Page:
Before Lena Dunham ever stripped naked for a guy on “Girls” there was another girl — “That Girl.”
Playing a pretty, spunky single actress trying to make it in New York City, Marlo Thomas never took off her clothes. (She would have mussed that iconic hair.)
But in the mid-’60s she did fight to be one of the first women on TV in a role other than someone’s wife, daughter or secretary. And as a producer of the show, at age 24, she ignored the comments from writers and network execs who didn’t want to take orders from a “girl.”
So you’re welcome, Lena Dunham.
Thomas, who stopped in Kansas City on Friday to promote her new book, is still going to bat for women. She has 56,000 followers on Twitter —@MarloThomas
— where she recently posted this quote from Hillary Clinton: “You may not agree with a woman, but to criticize her appearance isn’t doing anyone any favors.”
Speaking to women’s groups across the country, Thomas heard their beef that there was no place on the Internet for women over 35. So she startedMarloThomas.com
, now visited by millions every year.
There she plants stories about real women and their passions. Sixty of those tales, all about women who somehow reinvented their lives, have become her new book, “It Ain’t Over …,” which hits bookshelves on Tuesday.
Though she’s no sports fan, Thomas borrowed the title from that old saying by New York Yankees legend Yogi Berra: “It ain’t over till it’s over.”
She meets a lot of women, mostly over the age of 40, who “are looking at themselves and saying … ‘What am I going to do with the next 40 years?,’
” Thomas says.
“For most of our moms, they weren’t looking at an 80-year life span, even 90-year life span.
“It’s a new way of thinking, and you don’t have just one dream in your life. You can have a second dream and a third dream.”
A lot of people these days, not just women, are being forced into new dreams by circumstances, she says. Late in life they get laid off and shown the door. Now what?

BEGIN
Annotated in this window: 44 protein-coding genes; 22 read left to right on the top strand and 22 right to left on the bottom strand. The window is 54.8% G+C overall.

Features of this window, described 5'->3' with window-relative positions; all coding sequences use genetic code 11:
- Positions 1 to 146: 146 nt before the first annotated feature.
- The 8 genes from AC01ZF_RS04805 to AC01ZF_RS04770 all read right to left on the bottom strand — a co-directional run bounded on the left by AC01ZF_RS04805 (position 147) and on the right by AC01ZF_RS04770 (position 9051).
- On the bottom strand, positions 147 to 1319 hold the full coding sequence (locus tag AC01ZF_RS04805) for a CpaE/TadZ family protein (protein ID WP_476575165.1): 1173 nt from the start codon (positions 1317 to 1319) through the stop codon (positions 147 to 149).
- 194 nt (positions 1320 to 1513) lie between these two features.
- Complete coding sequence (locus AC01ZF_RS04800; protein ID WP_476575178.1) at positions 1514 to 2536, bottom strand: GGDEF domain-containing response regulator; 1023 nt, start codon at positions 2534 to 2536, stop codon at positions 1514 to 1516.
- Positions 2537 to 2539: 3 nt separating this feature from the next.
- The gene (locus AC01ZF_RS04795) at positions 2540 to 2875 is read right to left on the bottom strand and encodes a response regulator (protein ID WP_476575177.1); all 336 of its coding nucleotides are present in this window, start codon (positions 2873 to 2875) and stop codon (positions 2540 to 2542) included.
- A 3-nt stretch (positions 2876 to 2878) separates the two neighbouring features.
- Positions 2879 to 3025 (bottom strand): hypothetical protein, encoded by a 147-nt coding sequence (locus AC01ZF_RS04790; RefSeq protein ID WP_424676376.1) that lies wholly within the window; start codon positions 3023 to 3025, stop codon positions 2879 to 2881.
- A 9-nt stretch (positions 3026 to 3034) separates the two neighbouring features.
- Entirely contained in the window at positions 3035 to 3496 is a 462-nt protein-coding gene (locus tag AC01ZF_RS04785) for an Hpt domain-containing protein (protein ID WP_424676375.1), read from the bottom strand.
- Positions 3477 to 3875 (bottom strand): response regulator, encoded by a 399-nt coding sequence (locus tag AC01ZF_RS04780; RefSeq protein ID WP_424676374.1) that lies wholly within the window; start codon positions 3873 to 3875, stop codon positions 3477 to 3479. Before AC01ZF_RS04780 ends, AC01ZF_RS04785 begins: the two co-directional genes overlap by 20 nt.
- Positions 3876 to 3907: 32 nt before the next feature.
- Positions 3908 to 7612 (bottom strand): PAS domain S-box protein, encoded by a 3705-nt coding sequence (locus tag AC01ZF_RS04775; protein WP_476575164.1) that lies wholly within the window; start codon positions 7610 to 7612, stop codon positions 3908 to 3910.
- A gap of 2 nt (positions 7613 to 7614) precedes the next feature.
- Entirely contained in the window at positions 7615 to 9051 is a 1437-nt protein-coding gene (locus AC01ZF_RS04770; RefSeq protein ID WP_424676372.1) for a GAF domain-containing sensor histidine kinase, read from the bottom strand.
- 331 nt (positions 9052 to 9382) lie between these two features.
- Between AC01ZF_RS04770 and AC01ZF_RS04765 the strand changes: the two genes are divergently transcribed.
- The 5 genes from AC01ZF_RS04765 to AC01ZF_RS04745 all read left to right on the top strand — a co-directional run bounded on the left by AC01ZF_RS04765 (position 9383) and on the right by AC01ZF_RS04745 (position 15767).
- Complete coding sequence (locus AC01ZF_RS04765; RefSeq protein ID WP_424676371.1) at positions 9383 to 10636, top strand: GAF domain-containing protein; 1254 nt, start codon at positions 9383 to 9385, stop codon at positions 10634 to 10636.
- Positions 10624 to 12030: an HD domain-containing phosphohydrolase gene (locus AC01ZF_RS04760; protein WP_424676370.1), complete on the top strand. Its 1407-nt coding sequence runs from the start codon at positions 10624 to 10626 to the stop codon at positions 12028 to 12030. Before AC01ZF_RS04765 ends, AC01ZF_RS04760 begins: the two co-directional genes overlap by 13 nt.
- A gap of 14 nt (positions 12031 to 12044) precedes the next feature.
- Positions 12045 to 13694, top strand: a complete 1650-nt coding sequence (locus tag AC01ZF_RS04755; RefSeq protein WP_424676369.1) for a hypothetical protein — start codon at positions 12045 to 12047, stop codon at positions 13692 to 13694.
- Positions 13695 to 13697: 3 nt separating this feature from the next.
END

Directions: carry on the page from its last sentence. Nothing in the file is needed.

“So now it’s time to make a new dream. And society isn’t really telling you that you should,” she says.
The women in her book created new lives by inventing products, losing weight, traveling, starting businesses and getting college degrees.
A former Chicago Tribune reporter started a reclaimed lumber company. A hockey mom with cold toes invented fashionable inserts for her boots. Another woman, tired of tight undies, designed underwear called Commando, now sold in 1,000 high-end department stores and boutiques.
Thomas is fond of the story about the English teacher who discovered her husband was cheating on her, dumped him and started over.
“It’s not that it’s my favorite story,” she says, “but it’s a strong story about a woman who did not accept that she had to be a victim.”
Like the women in the book, Thomas is busy reinventing herself.
“When I was 22 and wanted to be an actress the world was open to me. I could play anything,” she says. “As you get older the network executives are younger than you are.
… OK, how do I navigate that?
“I still work as an actor, I just don’t work in the same places. I write more books. I find more ways to be creative.”
At the end of June she begins rehearsing for a new play called “Clever Little Lies.” Between that, her book tour, her daily work on behalf of St. Jude Children’s Research Hospital, “it’s just hectic,” says Thomas.
Right before she came to Kansas City she was in Paris to attend the birthday party of a longtime friend.
“Everybody says, you have to set your priority. But everything is a priority,” she laughs.